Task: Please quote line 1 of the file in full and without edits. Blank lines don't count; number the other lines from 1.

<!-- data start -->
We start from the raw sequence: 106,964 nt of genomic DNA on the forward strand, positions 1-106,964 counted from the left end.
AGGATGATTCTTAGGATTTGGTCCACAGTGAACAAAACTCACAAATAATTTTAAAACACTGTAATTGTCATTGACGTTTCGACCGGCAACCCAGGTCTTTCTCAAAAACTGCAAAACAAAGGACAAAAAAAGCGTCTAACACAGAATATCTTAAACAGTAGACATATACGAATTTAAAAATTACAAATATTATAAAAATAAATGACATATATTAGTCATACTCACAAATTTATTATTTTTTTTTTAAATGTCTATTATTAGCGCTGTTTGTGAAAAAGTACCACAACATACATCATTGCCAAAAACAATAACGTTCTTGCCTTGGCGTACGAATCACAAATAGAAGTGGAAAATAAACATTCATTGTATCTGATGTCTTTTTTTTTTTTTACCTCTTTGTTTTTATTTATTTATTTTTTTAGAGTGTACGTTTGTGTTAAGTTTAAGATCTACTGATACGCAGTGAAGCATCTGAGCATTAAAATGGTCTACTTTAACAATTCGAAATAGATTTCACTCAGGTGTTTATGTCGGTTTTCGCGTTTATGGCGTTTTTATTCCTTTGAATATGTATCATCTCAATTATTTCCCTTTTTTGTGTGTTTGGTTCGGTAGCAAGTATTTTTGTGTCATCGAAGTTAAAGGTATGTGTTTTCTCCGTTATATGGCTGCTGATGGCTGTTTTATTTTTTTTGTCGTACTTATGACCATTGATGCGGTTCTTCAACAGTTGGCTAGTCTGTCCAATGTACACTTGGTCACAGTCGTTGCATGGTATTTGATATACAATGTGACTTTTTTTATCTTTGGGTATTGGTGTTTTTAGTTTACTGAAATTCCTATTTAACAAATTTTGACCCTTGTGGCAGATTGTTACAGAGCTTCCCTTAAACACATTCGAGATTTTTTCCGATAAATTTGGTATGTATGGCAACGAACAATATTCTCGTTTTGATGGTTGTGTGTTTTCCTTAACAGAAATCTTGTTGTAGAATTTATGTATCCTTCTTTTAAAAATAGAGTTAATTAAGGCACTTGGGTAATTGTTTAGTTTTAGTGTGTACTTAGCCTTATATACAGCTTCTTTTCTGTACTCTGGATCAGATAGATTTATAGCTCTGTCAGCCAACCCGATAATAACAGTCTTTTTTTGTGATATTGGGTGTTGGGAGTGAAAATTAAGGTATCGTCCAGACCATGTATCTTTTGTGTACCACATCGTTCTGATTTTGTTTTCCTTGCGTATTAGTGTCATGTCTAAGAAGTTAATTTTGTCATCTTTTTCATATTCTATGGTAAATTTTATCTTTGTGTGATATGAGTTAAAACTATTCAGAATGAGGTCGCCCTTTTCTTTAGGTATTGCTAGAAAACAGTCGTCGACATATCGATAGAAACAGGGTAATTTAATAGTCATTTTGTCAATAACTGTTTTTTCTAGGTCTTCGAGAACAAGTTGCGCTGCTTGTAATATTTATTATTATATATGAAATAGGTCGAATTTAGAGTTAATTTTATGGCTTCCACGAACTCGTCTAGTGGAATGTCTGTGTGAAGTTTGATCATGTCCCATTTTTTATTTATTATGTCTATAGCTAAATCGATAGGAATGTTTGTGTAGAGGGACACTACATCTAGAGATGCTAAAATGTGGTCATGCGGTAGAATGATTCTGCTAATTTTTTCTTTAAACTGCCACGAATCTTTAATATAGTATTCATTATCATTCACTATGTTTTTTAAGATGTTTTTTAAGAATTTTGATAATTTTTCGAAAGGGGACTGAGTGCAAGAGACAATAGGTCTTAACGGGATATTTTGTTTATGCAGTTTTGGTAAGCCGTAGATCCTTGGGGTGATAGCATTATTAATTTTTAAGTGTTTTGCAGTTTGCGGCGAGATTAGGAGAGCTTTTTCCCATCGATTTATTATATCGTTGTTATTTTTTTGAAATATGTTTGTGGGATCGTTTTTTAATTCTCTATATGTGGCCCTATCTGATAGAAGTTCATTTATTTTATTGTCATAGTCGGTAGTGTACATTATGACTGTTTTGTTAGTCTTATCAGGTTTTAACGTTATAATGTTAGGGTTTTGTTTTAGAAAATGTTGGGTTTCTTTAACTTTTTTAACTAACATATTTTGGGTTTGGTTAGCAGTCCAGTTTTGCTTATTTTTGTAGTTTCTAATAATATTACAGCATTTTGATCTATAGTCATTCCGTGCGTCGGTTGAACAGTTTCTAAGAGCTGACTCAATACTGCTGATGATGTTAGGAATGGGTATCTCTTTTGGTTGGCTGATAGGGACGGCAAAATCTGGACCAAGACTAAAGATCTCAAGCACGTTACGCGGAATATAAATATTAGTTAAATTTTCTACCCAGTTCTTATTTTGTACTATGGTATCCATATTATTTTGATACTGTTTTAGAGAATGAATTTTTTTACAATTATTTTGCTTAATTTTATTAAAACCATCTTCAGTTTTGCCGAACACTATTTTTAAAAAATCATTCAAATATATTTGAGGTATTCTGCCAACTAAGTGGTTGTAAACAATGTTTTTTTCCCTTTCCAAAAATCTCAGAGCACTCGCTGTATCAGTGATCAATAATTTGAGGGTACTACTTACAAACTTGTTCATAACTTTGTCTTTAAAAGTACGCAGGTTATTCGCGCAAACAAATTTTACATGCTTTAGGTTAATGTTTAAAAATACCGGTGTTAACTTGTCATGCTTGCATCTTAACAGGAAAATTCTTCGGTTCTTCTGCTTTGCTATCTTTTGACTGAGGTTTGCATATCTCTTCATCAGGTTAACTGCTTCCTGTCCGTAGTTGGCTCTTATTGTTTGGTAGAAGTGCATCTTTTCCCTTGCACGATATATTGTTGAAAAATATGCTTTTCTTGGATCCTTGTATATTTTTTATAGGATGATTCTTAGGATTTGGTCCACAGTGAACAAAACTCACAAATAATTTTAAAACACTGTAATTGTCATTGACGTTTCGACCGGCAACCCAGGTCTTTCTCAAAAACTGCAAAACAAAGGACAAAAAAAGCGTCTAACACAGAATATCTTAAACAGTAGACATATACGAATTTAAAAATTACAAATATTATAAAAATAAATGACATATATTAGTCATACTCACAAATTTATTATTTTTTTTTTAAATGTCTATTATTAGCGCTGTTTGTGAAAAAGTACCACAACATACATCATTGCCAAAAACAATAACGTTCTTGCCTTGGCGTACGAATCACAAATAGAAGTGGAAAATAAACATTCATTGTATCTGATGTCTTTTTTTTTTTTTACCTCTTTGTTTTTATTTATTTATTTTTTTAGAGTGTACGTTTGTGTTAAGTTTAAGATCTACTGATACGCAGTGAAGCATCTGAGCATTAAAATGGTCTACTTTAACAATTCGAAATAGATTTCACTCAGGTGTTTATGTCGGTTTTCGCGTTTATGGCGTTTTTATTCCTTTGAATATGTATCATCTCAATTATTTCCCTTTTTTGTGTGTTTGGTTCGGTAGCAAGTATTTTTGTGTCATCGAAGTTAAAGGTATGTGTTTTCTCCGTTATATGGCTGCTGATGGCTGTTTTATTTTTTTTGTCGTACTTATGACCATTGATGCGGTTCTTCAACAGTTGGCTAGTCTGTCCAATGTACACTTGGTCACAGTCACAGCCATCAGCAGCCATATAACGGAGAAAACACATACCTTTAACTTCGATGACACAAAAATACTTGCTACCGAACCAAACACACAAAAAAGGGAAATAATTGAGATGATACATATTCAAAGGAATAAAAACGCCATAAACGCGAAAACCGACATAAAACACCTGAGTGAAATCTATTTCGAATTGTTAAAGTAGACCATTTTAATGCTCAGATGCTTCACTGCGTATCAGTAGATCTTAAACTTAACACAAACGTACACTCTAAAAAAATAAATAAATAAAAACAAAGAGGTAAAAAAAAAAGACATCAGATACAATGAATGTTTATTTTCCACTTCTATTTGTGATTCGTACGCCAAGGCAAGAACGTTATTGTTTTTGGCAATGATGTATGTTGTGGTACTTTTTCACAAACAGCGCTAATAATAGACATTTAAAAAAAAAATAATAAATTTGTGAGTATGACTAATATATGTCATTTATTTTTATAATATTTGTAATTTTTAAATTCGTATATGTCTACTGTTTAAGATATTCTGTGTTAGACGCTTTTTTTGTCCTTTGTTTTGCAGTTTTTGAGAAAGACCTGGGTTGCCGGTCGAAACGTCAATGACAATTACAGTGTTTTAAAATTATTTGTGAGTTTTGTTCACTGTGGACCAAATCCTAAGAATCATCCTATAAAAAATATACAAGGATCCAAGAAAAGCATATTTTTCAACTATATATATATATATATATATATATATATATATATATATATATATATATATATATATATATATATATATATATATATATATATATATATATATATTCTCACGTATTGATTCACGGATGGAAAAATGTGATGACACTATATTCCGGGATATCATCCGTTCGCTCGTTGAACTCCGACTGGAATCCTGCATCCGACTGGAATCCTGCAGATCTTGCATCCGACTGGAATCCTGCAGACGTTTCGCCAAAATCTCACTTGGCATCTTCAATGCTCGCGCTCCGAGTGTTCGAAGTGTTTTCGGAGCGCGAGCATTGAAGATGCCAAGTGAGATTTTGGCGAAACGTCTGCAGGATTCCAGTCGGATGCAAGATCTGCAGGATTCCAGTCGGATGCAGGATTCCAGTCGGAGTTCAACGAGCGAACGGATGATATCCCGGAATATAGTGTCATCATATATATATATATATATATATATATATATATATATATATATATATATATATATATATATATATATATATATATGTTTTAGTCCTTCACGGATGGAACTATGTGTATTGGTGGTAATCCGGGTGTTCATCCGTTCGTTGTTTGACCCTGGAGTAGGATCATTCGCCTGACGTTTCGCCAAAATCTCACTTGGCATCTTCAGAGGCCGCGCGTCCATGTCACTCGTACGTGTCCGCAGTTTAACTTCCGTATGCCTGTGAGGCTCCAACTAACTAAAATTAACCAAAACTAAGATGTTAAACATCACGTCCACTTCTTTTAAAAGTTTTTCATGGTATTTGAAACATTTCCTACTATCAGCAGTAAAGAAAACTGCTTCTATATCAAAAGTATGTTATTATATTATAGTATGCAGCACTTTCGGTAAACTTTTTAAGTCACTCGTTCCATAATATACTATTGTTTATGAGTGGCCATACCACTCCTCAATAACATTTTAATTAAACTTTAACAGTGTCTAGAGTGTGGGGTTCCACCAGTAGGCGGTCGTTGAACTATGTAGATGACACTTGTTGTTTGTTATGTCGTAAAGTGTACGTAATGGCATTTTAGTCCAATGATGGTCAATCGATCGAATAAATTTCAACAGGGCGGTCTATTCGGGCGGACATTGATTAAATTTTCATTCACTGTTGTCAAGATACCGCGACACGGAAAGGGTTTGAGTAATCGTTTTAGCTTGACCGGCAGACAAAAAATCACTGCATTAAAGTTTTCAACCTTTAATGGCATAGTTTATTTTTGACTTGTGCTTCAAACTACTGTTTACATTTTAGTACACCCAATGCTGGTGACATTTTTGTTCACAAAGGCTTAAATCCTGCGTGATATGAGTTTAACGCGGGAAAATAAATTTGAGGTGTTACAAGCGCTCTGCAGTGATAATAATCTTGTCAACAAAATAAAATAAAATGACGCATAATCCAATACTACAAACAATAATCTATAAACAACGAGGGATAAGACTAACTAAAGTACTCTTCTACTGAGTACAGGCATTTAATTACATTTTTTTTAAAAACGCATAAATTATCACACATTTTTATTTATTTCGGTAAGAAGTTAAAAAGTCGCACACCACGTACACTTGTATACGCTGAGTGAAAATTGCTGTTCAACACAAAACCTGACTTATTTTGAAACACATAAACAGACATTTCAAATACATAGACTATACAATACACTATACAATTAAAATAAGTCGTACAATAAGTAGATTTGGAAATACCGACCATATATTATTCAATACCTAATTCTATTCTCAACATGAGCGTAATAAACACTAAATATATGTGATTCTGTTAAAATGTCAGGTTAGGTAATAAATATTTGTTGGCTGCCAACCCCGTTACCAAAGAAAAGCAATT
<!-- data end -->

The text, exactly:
We start from the raw sequence: 106,964 nt of genomic DNA on the forward strand, positions 1-106,964 counted from the left end.